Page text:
Is your job stressing you out? Don't feel alone. A recent Gallup poll
shows only 14 percent of workers are dissatisfied with their job, while
a whopping 34 percent are dissatisfied with how much stress they face
at work. Stress elicited the highest level of dissatisfaction from a
list of common problems--even exceeding recognition, promotion
opportunities, and salary!
Sadly, anxiety in the workplace is likely to increase. Stiff
competition, expanding roles, and demanding technological advances all
blend together to produce a heavy dose of stress on even the heartiest
employee. We're not just talking about management. No level of staff is
immune. For instance, the days when typing speed was the main challenge
for office professionals are long gone. Now they are expected to master
skills ranging from high-tech office equipment, complex software, and
purchasing to communication with a wide range of cultures and
So what's the answer? Obviously you can't control technology, the
world's economy, or even how your coworkers or boss chooses to behave.
But you can master the way you filter stress so that it takes a minimal
toll on your attitude and physical health. Following are some tips for
keeping stress at bay:
Remember: Stress Is a Response
Picture this: Two coworkers' phones ring simultaneously. One of themanswers right away with a smile, eager to satisfy the caller in a
cheerful manner. The other grumbles loudly, protesting that the phone
is ringing again. Her blood pressure rises, and she makes it vehemently
clear to all within earshot how much she resents the intrusion. What's
the difference between these two workers? One thing is for
certain--it's not the phone.
Top performers don't come in contact with fewer potentially stressful
situations. Nor do they avoid challenges. They simply have learned to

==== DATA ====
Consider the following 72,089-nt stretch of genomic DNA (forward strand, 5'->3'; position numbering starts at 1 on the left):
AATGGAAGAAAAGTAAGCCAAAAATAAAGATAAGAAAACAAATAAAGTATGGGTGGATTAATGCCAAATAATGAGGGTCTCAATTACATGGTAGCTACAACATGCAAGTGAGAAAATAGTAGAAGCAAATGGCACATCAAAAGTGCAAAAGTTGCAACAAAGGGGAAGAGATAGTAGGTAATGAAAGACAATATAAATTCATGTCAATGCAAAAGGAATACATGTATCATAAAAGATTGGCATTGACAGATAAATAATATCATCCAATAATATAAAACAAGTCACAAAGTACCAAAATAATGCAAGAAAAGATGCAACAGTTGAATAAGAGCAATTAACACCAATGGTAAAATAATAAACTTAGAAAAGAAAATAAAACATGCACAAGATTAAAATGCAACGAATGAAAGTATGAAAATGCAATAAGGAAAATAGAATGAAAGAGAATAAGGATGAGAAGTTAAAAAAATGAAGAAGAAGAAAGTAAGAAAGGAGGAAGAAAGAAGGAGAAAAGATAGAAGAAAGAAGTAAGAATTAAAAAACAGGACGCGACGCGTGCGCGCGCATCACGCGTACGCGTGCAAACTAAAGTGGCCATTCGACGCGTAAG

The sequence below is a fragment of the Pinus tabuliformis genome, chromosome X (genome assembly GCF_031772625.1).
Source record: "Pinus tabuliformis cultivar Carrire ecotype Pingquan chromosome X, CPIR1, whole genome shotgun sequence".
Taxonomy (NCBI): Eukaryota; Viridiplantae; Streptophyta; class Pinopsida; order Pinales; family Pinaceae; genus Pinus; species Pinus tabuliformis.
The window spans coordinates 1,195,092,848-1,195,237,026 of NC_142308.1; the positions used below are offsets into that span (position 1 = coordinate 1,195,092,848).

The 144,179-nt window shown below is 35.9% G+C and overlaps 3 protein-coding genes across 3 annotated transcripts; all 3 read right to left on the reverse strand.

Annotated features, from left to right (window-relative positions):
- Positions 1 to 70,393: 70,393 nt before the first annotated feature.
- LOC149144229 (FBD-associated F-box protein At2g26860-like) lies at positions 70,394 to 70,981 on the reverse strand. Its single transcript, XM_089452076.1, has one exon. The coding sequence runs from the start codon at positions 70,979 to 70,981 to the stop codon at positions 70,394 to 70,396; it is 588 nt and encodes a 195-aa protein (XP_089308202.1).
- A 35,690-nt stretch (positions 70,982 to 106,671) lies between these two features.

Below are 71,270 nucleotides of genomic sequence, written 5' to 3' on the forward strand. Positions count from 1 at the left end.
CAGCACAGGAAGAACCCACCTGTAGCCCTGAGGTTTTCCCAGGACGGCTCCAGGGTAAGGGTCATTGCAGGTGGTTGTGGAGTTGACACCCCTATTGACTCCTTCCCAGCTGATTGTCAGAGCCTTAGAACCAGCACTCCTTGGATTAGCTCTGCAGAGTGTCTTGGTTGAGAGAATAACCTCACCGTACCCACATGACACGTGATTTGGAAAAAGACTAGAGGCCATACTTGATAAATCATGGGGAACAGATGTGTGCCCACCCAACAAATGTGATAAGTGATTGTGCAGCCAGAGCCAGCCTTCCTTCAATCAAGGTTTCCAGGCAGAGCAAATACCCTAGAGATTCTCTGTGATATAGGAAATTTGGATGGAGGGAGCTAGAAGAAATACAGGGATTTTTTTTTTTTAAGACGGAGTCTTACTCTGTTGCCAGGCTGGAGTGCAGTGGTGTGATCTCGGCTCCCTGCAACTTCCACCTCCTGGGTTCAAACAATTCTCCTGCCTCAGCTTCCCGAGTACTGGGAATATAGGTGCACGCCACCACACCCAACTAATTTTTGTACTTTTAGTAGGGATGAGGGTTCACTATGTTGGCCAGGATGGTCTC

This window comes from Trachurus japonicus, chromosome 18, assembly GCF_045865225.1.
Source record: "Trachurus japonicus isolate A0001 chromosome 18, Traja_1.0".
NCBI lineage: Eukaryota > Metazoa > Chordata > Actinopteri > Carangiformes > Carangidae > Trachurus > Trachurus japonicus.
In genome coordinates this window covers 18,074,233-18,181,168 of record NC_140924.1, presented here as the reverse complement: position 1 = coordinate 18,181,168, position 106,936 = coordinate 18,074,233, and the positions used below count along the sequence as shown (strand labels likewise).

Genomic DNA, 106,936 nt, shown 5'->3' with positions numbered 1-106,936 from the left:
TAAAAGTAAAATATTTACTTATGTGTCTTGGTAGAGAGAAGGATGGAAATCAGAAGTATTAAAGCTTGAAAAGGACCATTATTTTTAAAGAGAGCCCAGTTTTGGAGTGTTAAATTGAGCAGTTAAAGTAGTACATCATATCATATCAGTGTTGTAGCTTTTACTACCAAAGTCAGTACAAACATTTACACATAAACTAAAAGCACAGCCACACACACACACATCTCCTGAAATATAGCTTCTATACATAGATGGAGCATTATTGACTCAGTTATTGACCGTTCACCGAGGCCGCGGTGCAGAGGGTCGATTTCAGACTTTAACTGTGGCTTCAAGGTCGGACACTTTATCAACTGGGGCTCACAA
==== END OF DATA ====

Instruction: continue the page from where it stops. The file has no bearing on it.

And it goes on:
monitor their responses so that they are in control.
The next time you are faced with an irritable boss, traffic jam, or
pressing deadline, remember that the event does not determine your
response--only you can do that. Deciding to remain calm is sure to lead
to a better outcome than succumbing to emotions such as fear or anger.
Learn to Laugh
Laughter is powerful. In the words of Mark Twain: "Against the assault of laughter nothing can stand."
Psychologist Steve Wilson, author of The Art of Mixing Work and Play
and Super Humor Power, knows the value of humor in stressful
situations. Wilson explains, "The immune effect of laughter stays with
us for a lifetime. In light of the data about how stress defeats the
immune system, the saying 'laughter is the best medicine' contains
indisputable scientific backing."
A hearty laugh relaxes muscles, reduces levels of stress-creating
hormones, and lowers blood pressure. Furthermore, people simply get
along better and perform more creatively in a fun environment. Have you
ever noticed how a well-timed joke can cut through tension and
misunderstandings? So it is with stress.
You can drastically lower your personal stress level by taking a few
laugh breaks. Sharpen your sense of humor, and you are sure to dull the
effects of stress.
Be Gentle With Yourself
You wouldn't remain friends for long with someone who constantly makesremarks such as "You'll never finish" or "You can't handle that," would
you? So why tolerate it in yourself? Negative self-talk doesn't do a
thing for your self-esteem or stress level. A positive mind-set is more
than half the battle when it comes to managing stress effectively. When
faced with a situation in which you are likely to feel defeated, repeat
kind and positive words to yourself.